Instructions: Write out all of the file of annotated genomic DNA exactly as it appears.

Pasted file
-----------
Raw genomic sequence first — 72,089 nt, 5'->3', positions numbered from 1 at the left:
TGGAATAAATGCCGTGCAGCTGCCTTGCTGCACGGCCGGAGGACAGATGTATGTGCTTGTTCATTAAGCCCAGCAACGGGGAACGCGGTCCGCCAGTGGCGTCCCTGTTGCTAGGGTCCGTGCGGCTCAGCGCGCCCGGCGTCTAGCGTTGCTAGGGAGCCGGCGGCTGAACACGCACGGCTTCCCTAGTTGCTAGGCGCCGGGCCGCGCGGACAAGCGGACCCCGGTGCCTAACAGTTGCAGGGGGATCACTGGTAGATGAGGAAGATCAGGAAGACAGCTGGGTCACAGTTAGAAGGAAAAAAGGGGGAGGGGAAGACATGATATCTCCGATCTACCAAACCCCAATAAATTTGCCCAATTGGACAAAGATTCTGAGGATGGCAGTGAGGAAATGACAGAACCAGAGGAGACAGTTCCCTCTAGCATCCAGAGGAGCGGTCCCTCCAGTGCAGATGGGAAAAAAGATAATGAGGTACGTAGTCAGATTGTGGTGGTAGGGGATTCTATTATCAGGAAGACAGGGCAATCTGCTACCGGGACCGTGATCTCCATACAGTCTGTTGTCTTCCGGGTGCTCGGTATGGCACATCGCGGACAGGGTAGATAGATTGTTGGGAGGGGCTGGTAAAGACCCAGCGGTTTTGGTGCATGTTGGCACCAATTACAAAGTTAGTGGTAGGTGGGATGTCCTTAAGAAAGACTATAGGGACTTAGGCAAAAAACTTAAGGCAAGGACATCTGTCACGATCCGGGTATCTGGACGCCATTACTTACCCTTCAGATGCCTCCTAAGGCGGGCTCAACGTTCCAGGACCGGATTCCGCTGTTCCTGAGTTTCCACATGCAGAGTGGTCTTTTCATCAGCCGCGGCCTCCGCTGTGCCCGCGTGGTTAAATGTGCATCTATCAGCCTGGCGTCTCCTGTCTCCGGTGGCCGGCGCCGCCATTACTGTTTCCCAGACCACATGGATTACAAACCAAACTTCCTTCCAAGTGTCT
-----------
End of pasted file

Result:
Raw genomic sequence first — 72,089 nt, 5'->3', positions numbered from 1 at the left:
TGGAATAAATGCCGTGCAGCTGCCTTGCTGCACGGCCGGAGGACAGATGTATGTGCTTGTTCATTAAGCCCAGCAACGGGGAACGCGGTCCGCCAGTGGCGTCCCTGTTGCTAGGGTCCGTGCGGCTCAGCGCGCCCGGCGTCTAGCGTTGCTAGGGAGCCGGCGGCTGAACACGCACGGCTTCCCTAGTTGCTAGGCGCCGGGCCGCGCGGACAAGCGGACCCCGGTGCCTAACAGTTGCAGGGGGATCACTGGTAGATGAGGAAGATCAGGAAGACAGCTGGGTCACAGTTAGAAGGAAAAAAGGGGGAGGGGAAGACATGATATCTCCGATCTACCAAACCCCAATAAATTTGCCCAATTGGACAAAGATTCTGAGGATGGCAGTGAGGAAATGACAGAACCAGAGGAGACAGTTCCCTCTAGCATCCAGAGGAGCGGTCCCTCCAGTGCAGATGGGAAAAAAGATAATGAGGTACGTAGTCAGATTGTGGTGGTAGGGGATTCTATTATCAGGAAGACAGGGCAATCTGCTACCGGGACCGTGATCTCCATACAGTCTGTTGTCTTCCGGGTGCTCGGTATGGCACATCGCGGACAGGGTAGATAGATTGTTGGGAGGGGCTGGTAAAGACCCAGCGGTTTTGGTGCATGTTGGCACCAATTACAAAGTTAGTGGTAGGTGGGATGTCCTTAAGAAAGACTATAGGGACTTAGGCAAAAAACTTAAGGCAAGGACATCTGTCACGATCCGGGTATCTGGACGCCATTACTTACCCTTCAGATGCCTCCTAAGGCGGGCTCAACGTTCCAGGACCGGATTCCGCTGTTCCTGAGTTTCCACATGCAGAGTGGTCTTTTCATCAGCCGCGGCCTCCGCTGTGCCCGCGTGGTTAAATGTGCATCTATCAGCCTGGCGTCTCCTGTCTCCGGTGGCCGGCGCCGCCATTACTGTTTCCCAGACCACATGGATTACAAACCAAACTTCCTTCCAAGTGTCT